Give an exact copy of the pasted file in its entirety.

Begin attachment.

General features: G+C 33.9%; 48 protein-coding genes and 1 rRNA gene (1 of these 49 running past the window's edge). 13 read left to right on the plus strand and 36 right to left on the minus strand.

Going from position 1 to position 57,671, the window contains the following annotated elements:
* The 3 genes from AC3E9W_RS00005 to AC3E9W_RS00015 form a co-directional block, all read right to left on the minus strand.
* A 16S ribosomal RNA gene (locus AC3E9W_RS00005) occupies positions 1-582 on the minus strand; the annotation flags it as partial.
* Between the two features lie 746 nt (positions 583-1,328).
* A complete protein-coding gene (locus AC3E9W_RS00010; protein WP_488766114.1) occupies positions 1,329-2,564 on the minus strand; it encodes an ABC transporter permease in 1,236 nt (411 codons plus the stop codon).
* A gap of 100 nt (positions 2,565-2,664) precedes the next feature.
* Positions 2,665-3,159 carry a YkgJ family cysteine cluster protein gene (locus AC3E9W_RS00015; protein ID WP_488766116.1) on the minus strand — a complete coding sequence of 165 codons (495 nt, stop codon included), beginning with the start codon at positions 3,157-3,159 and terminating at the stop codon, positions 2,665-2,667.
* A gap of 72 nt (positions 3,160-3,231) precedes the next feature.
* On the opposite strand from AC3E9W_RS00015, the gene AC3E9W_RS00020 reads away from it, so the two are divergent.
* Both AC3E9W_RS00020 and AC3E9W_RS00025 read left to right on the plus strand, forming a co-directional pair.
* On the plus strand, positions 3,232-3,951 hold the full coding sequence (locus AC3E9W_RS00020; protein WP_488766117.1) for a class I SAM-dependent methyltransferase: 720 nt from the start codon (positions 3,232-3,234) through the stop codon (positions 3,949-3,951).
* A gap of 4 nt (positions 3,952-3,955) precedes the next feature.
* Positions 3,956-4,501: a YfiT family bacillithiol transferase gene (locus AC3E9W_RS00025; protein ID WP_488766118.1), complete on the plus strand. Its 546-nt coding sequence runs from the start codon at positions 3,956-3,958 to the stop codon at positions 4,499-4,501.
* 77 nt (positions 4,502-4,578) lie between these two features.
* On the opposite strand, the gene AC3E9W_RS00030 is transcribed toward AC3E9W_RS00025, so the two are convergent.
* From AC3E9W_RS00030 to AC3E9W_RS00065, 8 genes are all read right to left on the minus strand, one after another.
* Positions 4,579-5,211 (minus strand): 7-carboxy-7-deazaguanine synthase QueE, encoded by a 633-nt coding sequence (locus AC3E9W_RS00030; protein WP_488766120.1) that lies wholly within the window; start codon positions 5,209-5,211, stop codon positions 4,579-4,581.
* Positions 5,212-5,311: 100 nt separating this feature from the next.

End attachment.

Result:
General features: G+C 33.9%; 48 protein-coding genes and 1 rRNA gene (1 of these 49 running past the window's edge). 13 read left to right on the plus strand and 36 right to left on the minus strand.

Going from position 1 to position 57,671, the window contains the following annotated elements:
* The 3 genes from AC3E9W_RS00005 to AC3E9W_RS00015 form a co-directional block, all read right to left on the minus strand.
* A 16S ribosomal RNA gene (locus AC3E9W_RS00005) occupies positions 1-582 on the minus strand; the annotation flags it as partial.
* Between the two features lie 746 nt (positions 583-1,328).
* A complete protein-coding gene (locus AC3E9W_RS00010; protein WP_488766114.1) occupies positions 1,329-2,564 on the minus strand; it encodes an ABC transporter permease in 1,236 nt (411 codons plus the stop codon).
* A gap of 100 nt (positions 2,565-2,664) precedes the next feature.
* Positions 2,665-3,159 carry a YkgJ family cysteine cluster protein gene (locus AC3E9W_RS00015; protein ID WP_488766116.1) on the minus strand — a complete coding sequence of 165 codons (495 nt, stop codon included), beginning with the start codon at positions 3,157-3,159 and terminating at the stop codon, positions 2,665-2,667.
* A gap of 72 nt (positions 3,160-3,231) precedes the next feature.
* On the opposite strand from AC3E9W_RS00015, the gene AC3E9W_RS00020 reads away from it, so the two are divergent.
* Both AC3E9W_RS00020 and AC3E9W_RS00025 read left to right on the plus strand, forming a co-directional pair.
* On the plus strand, positions 3,232-3,951 hold the full coding sequence (locus AC3E9W_RS00020; protein WP_488766117.1) for a class I SAM-dependent methyltransferase: 720 nt from the start codon (positions 3,232-3,234) through the stop codon (positions 3,949-3,951).
* A gap of 4 nt (positions 3,952-3,955) precedes the next feature.
* Positions 3,956-4,501: a YfiT family bacillithiol transferase gene (locus AC3E9W_RS00025; protein ID WP_488766118.1), complete on the plus strand. Its 546-nt coding sequence runs from the start codon at positions 3,956-3,958 to the stop codon at positions 4,499-4,501.
* 77 nt (positions 4,502-4,578) lie between these two features.
* On the opposite strand, the gene AC3E9W_RS00030 is transcribed toward AC3E9W_RS00025, so the two are convergent.
* From AC3E9W_RS00030 to AC3E9W_RS00065, 8 genes are all read right to left on the minus strand, one after another.
* Positions 4,579-5,211 (minus strand): 7-carboxy-7-deazaguanine synthase QueE, encoded by a 633-nt coding sequence (locus AC3E9W_RS00030; protein WP_488766120.1) that lies wholly within the window; start codon positions 5,209-5,211, stop codon positions 4,579-4,581.
* Positions 5,212-5,311: 100 nt separating this feature from the next.